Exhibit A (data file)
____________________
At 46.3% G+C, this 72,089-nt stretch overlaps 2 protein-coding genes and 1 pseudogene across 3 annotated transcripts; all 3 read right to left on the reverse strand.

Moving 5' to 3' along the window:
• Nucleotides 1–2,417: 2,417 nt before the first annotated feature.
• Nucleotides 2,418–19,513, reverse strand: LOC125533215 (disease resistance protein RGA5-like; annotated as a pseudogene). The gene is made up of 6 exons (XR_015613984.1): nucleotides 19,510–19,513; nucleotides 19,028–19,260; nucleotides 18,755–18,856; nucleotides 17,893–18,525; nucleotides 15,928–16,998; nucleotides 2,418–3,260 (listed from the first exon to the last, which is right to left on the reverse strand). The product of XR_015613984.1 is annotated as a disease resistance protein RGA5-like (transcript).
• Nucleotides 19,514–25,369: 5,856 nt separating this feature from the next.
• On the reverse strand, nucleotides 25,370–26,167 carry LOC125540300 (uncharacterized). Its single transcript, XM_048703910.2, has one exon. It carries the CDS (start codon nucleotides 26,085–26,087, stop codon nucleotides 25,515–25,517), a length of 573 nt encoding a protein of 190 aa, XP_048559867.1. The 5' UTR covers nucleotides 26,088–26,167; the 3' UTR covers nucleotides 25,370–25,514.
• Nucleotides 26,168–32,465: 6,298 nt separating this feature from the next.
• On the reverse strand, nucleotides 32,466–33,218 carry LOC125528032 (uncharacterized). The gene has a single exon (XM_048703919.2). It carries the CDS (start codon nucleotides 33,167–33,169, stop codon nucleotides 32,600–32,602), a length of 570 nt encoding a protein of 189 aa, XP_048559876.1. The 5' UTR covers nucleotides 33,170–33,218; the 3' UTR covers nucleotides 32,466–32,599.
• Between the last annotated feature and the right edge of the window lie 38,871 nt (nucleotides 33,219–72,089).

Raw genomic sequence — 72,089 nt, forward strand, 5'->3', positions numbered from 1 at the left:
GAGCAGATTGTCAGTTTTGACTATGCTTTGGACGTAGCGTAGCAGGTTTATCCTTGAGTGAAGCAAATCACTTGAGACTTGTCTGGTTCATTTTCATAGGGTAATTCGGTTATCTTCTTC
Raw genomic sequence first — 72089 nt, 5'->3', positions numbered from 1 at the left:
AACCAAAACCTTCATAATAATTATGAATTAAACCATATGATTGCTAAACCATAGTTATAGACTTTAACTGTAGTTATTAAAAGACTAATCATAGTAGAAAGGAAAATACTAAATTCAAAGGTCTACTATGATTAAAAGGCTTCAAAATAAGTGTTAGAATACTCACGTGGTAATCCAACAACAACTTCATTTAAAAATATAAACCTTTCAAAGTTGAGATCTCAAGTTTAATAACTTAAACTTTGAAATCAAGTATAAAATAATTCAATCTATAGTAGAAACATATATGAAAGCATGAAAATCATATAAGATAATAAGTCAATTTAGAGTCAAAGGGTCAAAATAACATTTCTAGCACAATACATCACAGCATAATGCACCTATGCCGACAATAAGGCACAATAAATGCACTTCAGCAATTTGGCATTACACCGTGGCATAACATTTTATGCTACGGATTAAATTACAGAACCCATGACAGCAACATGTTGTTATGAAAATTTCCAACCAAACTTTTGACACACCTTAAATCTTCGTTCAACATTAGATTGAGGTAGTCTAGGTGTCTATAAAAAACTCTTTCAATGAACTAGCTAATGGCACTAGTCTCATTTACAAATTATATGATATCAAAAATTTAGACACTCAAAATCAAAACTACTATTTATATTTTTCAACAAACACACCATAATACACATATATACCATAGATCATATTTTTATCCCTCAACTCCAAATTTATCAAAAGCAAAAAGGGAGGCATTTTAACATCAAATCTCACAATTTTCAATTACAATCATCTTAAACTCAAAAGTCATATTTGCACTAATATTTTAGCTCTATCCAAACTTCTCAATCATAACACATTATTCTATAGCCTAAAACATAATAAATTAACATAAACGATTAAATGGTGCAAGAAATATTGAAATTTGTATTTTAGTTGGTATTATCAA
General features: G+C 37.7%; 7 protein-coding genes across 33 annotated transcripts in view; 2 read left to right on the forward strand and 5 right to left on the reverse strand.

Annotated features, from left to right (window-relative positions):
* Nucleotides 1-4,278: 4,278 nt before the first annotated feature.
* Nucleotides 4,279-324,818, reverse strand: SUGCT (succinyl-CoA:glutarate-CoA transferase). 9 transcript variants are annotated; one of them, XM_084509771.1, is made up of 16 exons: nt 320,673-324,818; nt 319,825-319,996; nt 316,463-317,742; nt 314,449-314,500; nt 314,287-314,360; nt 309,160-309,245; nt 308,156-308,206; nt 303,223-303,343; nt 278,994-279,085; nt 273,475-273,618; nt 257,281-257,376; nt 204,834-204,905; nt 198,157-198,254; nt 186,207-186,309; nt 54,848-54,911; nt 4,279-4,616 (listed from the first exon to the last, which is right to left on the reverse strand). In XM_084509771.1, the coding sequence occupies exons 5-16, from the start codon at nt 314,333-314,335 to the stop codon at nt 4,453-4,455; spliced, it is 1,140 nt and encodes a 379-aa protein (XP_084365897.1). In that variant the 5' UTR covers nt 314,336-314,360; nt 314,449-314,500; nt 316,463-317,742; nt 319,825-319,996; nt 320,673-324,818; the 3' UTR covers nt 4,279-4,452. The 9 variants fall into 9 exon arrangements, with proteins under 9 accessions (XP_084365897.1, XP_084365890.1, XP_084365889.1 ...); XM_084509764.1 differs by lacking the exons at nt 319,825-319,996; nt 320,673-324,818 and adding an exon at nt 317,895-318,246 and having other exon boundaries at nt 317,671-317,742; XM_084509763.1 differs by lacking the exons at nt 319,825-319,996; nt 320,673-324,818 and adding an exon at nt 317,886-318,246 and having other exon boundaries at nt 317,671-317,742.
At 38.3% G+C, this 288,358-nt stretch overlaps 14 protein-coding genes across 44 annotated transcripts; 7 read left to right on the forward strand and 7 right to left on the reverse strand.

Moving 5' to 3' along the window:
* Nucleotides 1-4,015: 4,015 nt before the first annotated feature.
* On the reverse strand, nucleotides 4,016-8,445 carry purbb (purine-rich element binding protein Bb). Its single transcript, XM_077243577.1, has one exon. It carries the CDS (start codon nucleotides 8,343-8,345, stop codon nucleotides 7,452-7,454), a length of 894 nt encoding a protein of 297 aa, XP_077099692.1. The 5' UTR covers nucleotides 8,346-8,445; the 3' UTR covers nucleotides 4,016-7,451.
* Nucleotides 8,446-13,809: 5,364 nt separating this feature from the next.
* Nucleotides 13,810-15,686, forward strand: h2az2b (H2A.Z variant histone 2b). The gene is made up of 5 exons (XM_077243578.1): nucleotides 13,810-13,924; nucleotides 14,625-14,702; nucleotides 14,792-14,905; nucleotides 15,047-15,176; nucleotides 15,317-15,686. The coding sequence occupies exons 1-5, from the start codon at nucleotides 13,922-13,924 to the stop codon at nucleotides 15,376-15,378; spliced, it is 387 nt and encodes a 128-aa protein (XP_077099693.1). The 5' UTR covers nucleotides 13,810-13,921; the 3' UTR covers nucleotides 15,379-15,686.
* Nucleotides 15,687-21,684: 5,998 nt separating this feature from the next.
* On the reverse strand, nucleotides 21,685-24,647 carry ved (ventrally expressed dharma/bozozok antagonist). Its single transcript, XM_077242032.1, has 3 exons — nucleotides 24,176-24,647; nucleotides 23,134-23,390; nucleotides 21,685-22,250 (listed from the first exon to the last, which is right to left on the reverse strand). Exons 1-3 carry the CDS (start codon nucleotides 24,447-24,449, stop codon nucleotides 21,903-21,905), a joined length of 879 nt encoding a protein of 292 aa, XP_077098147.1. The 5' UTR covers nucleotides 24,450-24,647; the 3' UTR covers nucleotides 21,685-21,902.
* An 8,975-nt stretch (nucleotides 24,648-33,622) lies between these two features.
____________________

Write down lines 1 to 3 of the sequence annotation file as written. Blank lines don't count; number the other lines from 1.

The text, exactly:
At 46.3% G+C, this 72,089-nt stretch overlaps 2 protein-coding genes and 1 pseudogene across 3 annotated transcripts; all 3 read right to left on the reverse strand.

Moving 5' to 3' along the window:
• Nucleotides 1–2,417: 2,417 nt before the first annotated feature.